UPDATE: I’m including information passed along by Heather Randall about services: “A celebration of life will be held at Whitehurst Sullivan Burns & Blair Funeral home at 1525 E. Saginaw in Fresno this Saturday, Oct. 1st, at 11 a.m. If you have any photos you’d like to share there will be corkboards available to put pictures on.”
You can find Mr. Stump’s online guestbook here.
ORIGINAL POST: Sad news for the Fresno-area theater community: Randy Stump, who in the 1980s and ‘90s helped to found Actors Repertory Theatre, Livestock Theatre and Theatre J’Nerique, died on Friday, Sept. 23. He was 59.
The cause was prostate cancer, says his friend Marcel Nunis, who frequently collaborated with Mr. Stump.
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College theater credits include College of the Sequoias, Fresno City College and Fresno State, where he met Nunis. He was also involved with Fresno Community Theater, Fresno Playhouse, Good Company Players and CenterStage Clovis Community Theatre.
“Pretty much if there was a stage and opportunity, Randy was there,” Nunis says.
I asked Nunis a few questions to give people a feel for Mr. Stump’s life and career.
Q: Is there a particular role or show for which he’s known?
A: His adaptation of “Lysistrata,” which he staged on numerous occasions. For a role, I think Petruchio in “Taming Of The Shrew” that we performed at the Kennedy Center as part of the American College Theatre Festival from Fresno State.
Q: What do you think his favorite role was?
A: If it was big, broad, blustery and funny, Randy gravitated to it. Though he would and did give fine performances in more subtle and serious roles as well. He had more talent and skill than he gave himself credit for.
Q: For those who didn’t know him, tell us a little about Randy: his personality, quirks, strengths, etc.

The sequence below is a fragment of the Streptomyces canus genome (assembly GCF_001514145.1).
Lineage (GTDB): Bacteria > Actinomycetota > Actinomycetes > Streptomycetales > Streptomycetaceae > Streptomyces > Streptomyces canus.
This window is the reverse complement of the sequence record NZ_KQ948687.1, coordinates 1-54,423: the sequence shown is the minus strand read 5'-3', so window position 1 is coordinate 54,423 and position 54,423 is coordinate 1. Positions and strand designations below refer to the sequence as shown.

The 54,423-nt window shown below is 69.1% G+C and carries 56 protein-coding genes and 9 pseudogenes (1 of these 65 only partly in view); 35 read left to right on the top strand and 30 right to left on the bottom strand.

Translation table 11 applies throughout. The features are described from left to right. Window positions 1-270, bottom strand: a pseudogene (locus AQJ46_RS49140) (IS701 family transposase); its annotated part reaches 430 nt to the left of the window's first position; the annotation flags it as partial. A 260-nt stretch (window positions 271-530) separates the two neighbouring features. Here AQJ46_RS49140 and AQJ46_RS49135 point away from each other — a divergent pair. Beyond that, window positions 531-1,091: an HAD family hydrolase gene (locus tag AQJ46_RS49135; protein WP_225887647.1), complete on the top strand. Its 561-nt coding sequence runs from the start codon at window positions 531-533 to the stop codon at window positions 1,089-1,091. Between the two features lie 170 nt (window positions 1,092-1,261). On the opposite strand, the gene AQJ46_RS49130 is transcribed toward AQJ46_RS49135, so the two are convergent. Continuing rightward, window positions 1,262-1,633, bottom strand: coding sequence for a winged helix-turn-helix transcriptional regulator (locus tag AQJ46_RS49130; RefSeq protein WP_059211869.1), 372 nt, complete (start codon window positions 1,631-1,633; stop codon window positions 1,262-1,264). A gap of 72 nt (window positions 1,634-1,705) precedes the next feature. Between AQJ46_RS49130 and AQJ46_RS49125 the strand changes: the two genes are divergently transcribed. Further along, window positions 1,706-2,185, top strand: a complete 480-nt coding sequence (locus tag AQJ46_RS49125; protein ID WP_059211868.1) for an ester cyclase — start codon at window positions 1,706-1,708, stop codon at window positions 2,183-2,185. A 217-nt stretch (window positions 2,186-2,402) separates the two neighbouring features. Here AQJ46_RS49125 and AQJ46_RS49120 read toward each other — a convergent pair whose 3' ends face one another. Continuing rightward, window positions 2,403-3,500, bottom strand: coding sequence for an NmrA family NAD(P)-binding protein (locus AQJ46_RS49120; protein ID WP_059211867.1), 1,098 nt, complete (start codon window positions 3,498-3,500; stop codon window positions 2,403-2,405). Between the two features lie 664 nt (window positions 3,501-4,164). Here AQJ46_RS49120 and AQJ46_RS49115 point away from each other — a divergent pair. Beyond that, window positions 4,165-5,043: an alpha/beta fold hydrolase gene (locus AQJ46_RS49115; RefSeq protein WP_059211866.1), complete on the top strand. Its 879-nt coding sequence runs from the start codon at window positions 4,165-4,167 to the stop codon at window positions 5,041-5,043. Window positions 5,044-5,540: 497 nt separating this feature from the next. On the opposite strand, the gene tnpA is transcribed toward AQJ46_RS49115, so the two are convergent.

A: There were times he was bigger than life. More often than not he wore his emotions on his sleeves.
Among his regular theatre crowd he was known as a “bit meister”. When directing he would stop and often say, “Hey, I got this bit.” He was a student of comedy – everything from vaudeville to “Monty Python.”
He really enjoyed performing. His timing was impeccable.
He loved anything about World War II ... movies, documentaries ... pretty much anything about that era.
He loved conversation on about any topic.
As a person he was a mass of contradictions... but aren’t we all. An example: He took long walks everyday for exercise ... and smoked the entire time.
When you got past the surface you found a sweet generous soul and a good friend.
Q: Tell us a little about his qualities as a teacher.
A: From what I observed ... especially from the school shows he directed, he really inspired passion and a “can-do-ness” that showed on stage. I once told him that it always moved me the level of “buy in” and “giving it your all” his students exhibited. And really what held it all together was a sense of joy. Chris Colfer was one of his students.
Q: You shared a birthday. Tell us about your time as business partners.
A: Yes, we did... though our personalities were night and day ... so much for astrology, eh?
It was when the Laundromat Performance Space next to Vini Vidi Vici first opened up. Randy, Jeff White and I decided to throw our hats into the producing ring with Theatre J’Nerique. Our first show ... you guessed it, “Lysistrata.” All in all we produced four shows there together. After about a year Randy and Jeff decided to pursue other things and I continued with TJ.
Q: Your favorite Randy story?
A: Post first performance of “Shrew” at the Kennedy Center and the cast was going to Georgetown for drinks. I had made arrangements with my neighbor (from Malaysia who worked in the embassy in DC) to have dinner... then maybe join the rest in Georgetown.
We are all standing in the street ... the cast waiting for cabs. A limo pulls up, driver opens the door and I get in. The limo drives off with me in it. Dinner and chat took longer than expected and I didn’t make it to Georgetown.
At 3 in the morning there is loud knocking on my hotel door. Bleary eyed, I open it and Randy is standing there and says,
“Good, you’re alive!”
“When you got into that limo I thought the mob had got you. You didn’t even meet us at the bar!”
I began laughing.
“Hey, this is not funny! We have two performances tomorrow and who is going to play Gremio if you were dead?”
This both illuminates his sometimes hyper imagination as well as Randy’s commitment to the show must go on.
Q: Can you tell me about survivors?
A: He has two sons, Nathan and Mason.
Q: Anything else you’d like to say?
A: Randy was a good guy with talent. He also took pride sharing a first name with John Wayne... he was born Marion Randall Stump. He will be missed by many.